Little progress in rule of law since Gang of Four trial
It's the nation's biggest political trial in years. But analysts say the Bo Xilai case shows that little progress has been made over rule of law and judicial independence since another blockbuster political case - that of the Gang of Four in 1980 and 1981.
They say procedural arrangements show not much has changed in terms of transparency or public access since the Gang of Four were convicted of anti-party activities after being ousted in 1976.
A retired journalist, who covered that trial 32 years ago, says a comparison of the two trials suggests the situation has actually regressed. "First, the trial of the Gang of Four was broadcast live but no such arrangement has been made for Bo's case; second, more journalists and more people attended the previous trial than this ongoing one; third, the trial of the Gang of Four was conducted in Beijing while Bo's is in Jinan , hundreds of kilometres away from the political centre; and fourth, the courts then provided more information on the case than the current one," said the journalist.
In the absence of a live broadcast, the Jinan court was "live-blogging" the trial yesterday, providing updates on its Weibo account and through the Weibo and Twitter accounts of Xinhua.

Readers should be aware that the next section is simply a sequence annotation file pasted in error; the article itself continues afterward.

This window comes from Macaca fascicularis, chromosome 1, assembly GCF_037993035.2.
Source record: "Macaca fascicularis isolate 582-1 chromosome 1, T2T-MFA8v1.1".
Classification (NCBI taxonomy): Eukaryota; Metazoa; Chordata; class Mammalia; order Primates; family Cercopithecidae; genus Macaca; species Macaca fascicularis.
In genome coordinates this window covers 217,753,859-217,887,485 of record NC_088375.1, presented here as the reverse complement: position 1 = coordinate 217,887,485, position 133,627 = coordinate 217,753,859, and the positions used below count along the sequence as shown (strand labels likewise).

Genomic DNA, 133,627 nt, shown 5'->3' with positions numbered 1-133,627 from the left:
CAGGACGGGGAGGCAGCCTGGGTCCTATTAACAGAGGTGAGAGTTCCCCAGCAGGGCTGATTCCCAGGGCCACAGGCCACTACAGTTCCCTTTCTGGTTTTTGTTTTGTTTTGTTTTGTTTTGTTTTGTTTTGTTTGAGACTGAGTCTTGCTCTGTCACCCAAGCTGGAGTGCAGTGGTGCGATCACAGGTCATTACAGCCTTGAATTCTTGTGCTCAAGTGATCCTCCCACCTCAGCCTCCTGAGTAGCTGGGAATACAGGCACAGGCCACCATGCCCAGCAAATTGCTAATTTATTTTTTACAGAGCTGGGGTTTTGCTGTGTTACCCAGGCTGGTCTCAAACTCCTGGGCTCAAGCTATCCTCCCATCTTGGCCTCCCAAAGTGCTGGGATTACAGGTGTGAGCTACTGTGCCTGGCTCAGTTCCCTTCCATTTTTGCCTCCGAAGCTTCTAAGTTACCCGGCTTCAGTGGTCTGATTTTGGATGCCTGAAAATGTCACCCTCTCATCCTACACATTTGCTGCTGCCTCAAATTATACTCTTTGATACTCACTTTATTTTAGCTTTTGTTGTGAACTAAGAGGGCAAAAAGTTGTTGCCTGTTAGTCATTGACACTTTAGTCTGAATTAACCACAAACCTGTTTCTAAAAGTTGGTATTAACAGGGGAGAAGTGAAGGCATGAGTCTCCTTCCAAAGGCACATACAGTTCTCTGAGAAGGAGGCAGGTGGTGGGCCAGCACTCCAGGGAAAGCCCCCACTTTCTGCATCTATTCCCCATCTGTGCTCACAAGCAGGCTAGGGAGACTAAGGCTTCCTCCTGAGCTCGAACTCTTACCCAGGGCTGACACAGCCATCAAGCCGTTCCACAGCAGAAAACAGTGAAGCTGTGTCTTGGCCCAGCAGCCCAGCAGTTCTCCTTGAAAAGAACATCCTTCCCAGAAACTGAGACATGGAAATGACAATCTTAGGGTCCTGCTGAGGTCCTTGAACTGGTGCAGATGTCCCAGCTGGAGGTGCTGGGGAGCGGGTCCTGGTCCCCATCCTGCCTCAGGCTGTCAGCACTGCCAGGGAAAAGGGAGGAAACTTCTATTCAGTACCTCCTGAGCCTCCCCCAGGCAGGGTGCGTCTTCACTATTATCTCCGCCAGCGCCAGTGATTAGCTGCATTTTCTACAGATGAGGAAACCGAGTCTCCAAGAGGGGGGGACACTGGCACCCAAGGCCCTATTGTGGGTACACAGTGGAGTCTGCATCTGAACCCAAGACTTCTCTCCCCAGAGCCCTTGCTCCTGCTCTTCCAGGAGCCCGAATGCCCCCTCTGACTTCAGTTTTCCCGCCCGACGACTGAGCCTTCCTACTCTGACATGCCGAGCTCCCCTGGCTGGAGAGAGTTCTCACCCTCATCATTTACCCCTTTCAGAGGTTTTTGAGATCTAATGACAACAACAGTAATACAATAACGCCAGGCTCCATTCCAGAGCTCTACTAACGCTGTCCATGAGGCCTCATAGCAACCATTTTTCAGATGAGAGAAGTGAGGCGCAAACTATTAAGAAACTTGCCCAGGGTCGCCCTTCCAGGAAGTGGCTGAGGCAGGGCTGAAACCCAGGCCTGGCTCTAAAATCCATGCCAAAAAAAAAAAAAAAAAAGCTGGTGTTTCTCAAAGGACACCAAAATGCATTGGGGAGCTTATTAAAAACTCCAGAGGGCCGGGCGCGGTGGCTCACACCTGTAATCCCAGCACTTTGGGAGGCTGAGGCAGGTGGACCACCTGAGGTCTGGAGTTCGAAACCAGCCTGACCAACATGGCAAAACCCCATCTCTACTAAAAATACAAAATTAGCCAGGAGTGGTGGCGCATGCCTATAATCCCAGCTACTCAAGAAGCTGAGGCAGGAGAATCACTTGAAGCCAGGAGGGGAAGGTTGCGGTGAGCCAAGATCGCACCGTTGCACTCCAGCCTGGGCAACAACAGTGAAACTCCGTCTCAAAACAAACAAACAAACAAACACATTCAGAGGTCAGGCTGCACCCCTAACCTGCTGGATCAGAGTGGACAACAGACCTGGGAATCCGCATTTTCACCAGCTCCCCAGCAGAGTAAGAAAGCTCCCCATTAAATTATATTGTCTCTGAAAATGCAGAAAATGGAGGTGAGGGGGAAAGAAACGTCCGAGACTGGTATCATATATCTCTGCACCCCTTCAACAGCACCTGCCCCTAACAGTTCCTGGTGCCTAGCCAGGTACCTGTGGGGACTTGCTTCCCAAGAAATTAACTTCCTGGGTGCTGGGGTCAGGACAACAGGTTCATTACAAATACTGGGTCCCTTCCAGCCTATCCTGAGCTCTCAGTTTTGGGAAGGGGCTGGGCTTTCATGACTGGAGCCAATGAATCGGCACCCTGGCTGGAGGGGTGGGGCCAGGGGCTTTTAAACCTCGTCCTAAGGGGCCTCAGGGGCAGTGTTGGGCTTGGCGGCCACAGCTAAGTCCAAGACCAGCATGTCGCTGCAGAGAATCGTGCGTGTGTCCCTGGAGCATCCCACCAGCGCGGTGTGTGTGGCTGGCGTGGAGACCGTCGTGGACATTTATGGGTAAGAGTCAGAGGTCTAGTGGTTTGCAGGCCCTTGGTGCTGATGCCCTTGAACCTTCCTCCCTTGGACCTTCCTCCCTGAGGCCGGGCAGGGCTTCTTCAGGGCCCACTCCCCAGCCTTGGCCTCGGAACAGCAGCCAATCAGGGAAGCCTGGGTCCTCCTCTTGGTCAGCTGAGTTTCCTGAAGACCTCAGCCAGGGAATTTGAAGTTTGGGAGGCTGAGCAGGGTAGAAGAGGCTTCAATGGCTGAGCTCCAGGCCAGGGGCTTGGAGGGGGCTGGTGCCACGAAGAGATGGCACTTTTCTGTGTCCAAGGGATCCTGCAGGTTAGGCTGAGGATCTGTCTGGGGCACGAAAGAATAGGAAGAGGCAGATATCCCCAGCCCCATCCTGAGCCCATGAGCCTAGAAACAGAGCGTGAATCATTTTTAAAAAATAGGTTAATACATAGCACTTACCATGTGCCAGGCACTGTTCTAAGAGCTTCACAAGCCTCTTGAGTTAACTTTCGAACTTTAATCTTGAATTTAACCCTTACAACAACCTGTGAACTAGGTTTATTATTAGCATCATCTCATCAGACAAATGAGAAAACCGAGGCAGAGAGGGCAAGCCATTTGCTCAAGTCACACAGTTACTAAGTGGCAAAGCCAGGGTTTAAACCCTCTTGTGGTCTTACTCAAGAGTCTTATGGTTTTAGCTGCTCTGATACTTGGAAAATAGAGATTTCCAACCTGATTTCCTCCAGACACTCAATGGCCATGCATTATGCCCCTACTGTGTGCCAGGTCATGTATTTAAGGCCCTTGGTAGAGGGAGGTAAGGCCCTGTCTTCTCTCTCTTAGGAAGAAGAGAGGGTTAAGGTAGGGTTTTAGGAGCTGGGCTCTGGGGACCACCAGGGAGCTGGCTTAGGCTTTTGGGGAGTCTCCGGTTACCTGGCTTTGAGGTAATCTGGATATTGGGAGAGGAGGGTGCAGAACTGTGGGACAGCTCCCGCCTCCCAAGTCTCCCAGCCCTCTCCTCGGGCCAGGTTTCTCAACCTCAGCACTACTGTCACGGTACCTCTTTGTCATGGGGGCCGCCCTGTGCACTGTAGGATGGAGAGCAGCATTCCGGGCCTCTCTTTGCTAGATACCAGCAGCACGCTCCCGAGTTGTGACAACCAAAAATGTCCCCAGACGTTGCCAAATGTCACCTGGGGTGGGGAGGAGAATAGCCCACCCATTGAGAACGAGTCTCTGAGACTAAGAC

"Some people may see the process as relatively open and transparent," said Dr Fu King-wa, from the University of Hong Kong's Journalism and Media Studies Centre. "But … the trial of the Gang of Four was broadcast live on television, and now we only have the censored text and still images from Bo's trial."
The journalist said some 900 people attended the 1981 trial, including 330 journalists. Xinhua reports that just 19 journalists, as well as five of Bo's relatives and 86 others, are at the current trial.
The court also offered more written material for the Gang of Four trial, the journalist said, including portions of a 20,000-word indictment that were released to mainland media. This time, Xinhua has offered only a brief statement comprising a few hundred words.
Analysts see Bo's trial as more of a political prosecution than a criminal case, and say President Xi Jinping is eager to put the nation's worst political scandal in years behind him.
"The case once again suggests how Chinese leaders use legal means to purge their political enemies. I see no progress in rule of law and judicial independence compared with the trial of the Gang of Four over three decades ago," said Pu Zhiqiang , a leading human rights lawyer who defended victims of Bo's campaigns in Chongqing .
Typically, officials indicted for corruption attract little sympathy. But Bo still commands significant grassroots support. Bo's downfall has triggered heated debate between his leftist followers, nostalgic for the revolutionary ideals of the Mao era, and reformers, who advocate faster political and economic change.
"The trial of Bo is a test of Xi's grip on power," said Professor Zhang Ming , a Renmin University political scientist. He said Bo's unique status was behind the leadership's more cautious handling of his trial, compared to the treatment of the Gang of Four.
Additional reporting by Joanna Chiu